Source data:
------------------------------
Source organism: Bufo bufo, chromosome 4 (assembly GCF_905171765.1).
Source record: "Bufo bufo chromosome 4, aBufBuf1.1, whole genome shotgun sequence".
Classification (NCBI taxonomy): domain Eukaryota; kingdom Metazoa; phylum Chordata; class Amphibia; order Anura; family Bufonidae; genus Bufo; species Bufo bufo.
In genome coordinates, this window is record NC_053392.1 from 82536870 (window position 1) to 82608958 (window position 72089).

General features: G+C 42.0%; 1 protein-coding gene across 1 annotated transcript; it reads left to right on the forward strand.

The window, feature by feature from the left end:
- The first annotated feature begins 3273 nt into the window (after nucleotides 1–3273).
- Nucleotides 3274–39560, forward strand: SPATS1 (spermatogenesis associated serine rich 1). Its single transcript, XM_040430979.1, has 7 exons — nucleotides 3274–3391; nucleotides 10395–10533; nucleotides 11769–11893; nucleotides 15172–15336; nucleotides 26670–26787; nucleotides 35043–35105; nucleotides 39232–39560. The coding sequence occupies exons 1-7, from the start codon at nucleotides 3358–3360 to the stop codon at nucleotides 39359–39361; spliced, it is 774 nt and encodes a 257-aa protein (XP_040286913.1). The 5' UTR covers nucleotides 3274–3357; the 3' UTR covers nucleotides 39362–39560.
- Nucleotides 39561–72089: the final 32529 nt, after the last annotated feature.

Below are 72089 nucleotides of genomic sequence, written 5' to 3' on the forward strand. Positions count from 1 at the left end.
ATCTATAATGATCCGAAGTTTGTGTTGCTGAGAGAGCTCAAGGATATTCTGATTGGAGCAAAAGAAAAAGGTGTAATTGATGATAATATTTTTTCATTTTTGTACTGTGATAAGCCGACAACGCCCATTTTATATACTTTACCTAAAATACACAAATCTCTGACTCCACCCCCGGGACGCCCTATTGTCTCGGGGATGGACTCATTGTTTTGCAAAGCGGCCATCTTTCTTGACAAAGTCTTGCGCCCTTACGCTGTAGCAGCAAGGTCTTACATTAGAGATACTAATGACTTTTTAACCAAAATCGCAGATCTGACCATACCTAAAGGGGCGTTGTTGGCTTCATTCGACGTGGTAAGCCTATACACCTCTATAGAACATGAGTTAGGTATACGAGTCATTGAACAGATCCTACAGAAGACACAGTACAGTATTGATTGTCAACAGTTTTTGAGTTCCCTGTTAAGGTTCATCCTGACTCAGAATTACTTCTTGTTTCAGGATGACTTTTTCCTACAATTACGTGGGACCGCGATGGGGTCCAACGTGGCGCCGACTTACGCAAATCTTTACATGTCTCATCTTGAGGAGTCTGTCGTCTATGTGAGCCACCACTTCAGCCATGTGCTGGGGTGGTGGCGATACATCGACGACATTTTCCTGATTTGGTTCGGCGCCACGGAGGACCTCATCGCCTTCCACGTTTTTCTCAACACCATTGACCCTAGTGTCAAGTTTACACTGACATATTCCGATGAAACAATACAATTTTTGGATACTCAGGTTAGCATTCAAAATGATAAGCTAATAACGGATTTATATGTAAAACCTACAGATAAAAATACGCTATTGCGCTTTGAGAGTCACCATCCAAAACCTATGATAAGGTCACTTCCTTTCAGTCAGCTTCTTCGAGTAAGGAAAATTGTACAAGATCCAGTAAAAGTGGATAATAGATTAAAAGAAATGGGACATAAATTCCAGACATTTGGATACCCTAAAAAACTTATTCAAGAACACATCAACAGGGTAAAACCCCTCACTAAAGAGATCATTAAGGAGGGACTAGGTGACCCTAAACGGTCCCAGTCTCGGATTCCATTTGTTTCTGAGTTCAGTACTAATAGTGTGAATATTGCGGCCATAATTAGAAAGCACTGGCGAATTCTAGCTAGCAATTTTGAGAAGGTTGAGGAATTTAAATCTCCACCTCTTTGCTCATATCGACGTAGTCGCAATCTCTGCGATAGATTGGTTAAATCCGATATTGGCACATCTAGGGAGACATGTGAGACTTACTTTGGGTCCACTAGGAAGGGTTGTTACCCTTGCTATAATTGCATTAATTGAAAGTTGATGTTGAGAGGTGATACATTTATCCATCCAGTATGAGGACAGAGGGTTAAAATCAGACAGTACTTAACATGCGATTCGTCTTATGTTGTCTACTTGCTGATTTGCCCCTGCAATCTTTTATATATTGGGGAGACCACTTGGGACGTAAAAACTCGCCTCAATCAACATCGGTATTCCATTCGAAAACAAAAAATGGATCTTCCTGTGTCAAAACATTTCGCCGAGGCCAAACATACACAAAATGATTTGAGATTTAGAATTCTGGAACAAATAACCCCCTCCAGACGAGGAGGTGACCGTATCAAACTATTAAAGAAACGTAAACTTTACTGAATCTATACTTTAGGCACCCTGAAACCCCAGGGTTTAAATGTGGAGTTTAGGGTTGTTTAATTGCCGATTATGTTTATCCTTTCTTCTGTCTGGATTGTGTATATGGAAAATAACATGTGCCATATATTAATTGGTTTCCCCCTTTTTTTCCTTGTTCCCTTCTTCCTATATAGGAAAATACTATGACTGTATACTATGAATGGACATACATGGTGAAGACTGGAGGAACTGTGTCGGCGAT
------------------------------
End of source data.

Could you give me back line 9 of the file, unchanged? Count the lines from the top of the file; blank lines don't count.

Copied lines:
- Nucleotides 39561–72089: the final 32529 nt, after the last annotated feature.